Roundabout: Around and Around I Go
Many readers have expressed an interest in how the News Guide comes together each week. Some of the questions I’ve been asked are: Where do you get the stories? How do you keep track of all that information? How much does it cost? What is the deadline? I just sent you a press release; why isn’t it in this week’s paper? Where is the office? Well, I’ll try to answer and hopefully amuse you, too!
Monday through Wednesday, I’m at my computer, processing the hundreds of press releases I get every day. Most come via email; in the last three days, I received over 2,311 emails, 1,568 of which were spam. I check my inbox throughout the day, weeding out as I go. Meanwhile, I’m determining when each story should publish and checking grammar, punctuation and facts. I edit stories so they’ll be consistent throughout the publication by adhering to our style guide.
The best press releases are the ones that offer the facts: who, what, when, where, without extra tab returns, all capital letters, double spacing, and so on. I encourage you to include background information, history and extra details, since they make the most interesting stories; I use as much information as I can, and edit for length when I have to.
News items also come by mail, fax and in person here at the office. And I keep an eye out for events that I haven’t received press releases on, so I can publish those, too. I always enjoy meeting the people behind the news. It’s easy to remember a story when I can put a face to it, but I fail at recalling what ran when. If someone asks about a particular item, I may remember it, but not whether it ran last week or last month.
Thursday and Friday are pagination days, when I take all the items I’ve processed and start putting them into the framework of the News Guide, which is defined by the advertising. It’s like doing a big puzzle, and it requires a lot of concentration. My coworkers know by now that when I get that zoned out look on my face, I must be paginating. Last Thursday I worked steadily to put this edition together for almost 11 hours. I was so absorbed that I forgot to go out and roll up my car windows when the storm blew in. Two hours later, a very nice young man came in to inform me that my windows were down. Alas, too late. My car seats were completely soaked and I had a very soggy ride home. Did I mention that I really like puzzles?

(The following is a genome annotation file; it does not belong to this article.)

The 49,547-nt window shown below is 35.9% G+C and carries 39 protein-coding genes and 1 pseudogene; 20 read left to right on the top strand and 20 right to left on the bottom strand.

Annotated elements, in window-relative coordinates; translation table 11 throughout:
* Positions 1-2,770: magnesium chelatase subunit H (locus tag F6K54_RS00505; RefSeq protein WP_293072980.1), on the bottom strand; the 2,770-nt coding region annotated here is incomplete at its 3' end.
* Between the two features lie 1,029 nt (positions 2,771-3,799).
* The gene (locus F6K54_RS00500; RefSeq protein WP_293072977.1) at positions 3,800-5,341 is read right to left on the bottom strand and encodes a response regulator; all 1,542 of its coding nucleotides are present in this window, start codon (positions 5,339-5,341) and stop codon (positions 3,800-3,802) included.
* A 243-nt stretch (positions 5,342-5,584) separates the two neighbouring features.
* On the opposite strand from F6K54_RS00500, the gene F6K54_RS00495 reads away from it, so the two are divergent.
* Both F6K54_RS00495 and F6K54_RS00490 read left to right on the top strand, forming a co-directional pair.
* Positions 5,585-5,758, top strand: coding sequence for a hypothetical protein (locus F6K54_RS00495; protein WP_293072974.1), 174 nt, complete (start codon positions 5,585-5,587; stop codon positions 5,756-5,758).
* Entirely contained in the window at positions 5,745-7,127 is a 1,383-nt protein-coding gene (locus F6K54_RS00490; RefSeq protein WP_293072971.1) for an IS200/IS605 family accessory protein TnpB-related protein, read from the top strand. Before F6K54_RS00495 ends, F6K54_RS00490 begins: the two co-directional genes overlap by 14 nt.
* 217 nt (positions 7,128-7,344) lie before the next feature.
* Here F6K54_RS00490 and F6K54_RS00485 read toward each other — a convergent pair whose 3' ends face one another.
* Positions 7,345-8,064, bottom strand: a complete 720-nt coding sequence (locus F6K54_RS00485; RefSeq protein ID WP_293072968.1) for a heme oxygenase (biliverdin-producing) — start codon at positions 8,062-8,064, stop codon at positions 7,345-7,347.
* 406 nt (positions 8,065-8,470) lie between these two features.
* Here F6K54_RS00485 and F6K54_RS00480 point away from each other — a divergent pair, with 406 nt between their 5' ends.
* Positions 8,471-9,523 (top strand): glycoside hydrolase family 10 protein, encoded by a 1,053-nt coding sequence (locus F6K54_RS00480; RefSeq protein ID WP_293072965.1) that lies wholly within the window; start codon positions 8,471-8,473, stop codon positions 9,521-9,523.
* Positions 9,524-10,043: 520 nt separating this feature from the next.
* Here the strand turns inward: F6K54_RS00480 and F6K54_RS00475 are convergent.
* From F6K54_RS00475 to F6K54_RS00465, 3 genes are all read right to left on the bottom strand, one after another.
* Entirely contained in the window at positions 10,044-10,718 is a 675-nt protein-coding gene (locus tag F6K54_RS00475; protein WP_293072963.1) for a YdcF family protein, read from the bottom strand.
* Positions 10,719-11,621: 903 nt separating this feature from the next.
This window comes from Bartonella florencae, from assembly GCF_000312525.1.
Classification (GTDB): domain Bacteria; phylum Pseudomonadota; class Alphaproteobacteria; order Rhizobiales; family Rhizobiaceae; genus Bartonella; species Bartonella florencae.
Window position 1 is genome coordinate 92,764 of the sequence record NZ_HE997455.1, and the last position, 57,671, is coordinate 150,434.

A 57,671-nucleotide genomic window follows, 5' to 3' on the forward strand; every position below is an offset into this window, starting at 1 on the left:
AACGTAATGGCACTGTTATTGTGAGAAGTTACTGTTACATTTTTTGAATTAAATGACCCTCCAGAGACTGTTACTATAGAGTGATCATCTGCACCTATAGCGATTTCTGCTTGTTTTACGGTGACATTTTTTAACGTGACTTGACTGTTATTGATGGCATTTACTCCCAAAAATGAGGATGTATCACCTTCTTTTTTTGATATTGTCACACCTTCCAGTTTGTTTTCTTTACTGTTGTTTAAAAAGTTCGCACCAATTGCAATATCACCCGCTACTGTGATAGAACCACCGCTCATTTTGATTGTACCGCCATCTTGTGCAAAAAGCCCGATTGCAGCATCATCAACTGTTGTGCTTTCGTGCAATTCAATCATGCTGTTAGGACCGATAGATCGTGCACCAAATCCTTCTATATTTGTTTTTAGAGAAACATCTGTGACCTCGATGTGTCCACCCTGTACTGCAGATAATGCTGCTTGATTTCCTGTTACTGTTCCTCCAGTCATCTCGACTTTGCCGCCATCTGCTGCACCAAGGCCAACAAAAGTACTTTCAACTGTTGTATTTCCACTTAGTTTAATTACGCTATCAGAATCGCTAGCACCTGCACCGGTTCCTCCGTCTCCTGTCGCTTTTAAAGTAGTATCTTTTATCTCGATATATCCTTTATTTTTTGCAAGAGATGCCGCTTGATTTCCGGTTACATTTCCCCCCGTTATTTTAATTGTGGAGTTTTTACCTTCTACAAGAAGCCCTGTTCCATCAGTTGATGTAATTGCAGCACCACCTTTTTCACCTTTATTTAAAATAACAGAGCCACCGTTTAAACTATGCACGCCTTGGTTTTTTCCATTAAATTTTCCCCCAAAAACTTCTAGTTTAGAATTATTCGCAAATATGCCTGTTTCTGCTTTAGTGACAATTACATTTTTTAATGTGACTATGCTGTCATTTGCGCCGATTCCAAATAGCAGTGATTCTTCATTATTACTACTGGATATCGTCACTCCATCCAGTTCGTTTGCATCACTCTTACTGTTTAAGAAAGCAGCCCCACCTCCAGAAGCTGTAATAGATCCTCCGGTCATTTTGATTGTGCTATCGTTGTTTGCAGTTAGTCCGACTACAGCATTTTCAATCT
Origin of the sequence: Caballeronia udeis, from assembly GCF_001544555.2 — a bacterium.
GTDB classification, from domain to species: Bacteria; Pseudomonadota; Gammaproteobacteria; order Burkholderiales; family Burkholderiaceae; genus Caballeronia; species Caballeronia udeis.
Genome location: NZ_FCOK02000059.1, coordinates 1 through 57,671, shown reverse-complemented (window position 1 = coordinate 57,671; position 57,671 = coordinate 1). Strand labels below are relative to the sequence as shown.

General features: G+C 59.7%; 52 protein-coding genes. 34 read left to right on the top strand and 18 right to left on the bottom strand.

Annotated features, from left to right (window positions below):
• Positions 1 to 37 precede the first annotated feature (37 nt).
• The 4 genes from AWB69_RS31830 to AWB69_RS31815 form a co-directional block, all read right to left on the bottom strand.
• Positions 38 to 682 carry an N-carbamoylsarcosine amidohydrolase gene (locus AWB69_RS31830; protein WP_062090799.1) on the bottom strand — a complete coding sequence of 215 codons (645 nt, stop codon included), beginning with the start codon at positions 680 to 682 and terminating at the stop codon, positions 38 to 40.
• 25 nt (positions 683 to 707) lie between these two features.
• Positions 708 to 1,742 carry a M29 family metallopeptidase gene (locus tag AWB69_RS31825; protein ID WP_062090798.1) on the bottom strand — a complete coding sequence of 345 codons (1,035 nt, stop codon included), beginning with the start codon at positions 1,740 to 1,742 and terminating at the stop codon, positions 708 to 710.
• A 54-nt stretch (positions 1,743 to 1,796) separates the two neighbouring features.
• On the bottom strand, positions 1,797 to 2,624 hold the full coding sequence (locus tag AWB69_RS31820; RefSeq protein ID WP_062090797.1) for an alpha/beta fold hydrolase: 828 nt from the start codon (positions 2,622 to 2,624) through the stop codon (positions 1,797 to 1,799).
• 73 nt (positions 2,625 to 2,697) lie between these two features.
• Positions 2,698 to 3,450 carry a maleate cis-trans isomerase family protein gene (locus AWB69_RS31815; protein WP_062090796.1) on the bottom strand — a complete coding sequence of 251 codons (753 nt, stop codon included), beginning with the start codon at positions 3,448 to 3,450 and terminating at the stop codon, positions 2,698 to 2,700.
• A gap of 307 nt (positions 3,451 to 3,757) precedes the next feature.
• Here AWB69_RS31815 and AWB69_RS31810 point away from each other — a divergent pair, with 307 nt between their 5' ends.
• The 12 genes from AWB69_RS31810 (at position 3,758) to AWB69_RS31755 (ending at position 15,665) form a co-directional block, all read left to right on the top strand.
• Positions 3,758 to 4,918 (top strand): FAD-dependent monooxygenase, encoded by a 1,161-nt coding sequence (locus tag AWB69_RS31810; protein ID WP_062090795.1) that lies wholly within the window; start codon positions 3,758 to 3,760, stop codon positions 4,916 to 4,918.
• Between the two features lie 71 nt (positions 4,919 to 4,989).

Once I’m done, sometime around midday on Friday, I start on the next batch of emails. The News Guide goes to the production department to be proofread; the ads are downloaded, final adjustments are made, and then it’s off to the printer over the weekend. Our office usually has copies of the News Guide, hot off the press, on Monday mornings if you don’t want to wait until for distribution. Which, by the way, leads me to answer the last question. The News Guide Manchester office is located between Rachel’s and Sleepy’s, across from Sam’s Wood-fired Pizza. If you’re heading south on Main Street, that’s on the right side, just beyond the roundabout that leads to Shaw’s. We’re kind of tucked in the back, and the sign is not large. Feel free to stop by sometime and say hello!
My deadline for receiving editorial content is noon on Tuesday, for the next week’s paper. I’m always at least a week ahead. I’m writing this the second week of September, and I’m already getting Thanksgiving notices. It makes remembering the date a bit of a challenge sometimes, but at least I’m in sync with the retail world; I can walk into any store and not be fazed by the holiday decorations. Anyway, if you send me a press release on Monday, and notice that it didn’t make the paper that same week, that’s why.
There is no cost associated with running a letter or news item; the rule of thumb is, as long as the story is not for your personal gain, it’s a news item. If you want creative control over it, if you’ll profit from it, if it is of a personal nature, that’s paid advertising; we have a great creative department that can put together a nice looking ad under your direction. Sometimes the distinction between the two can be confusing. We’ll help you figure it out.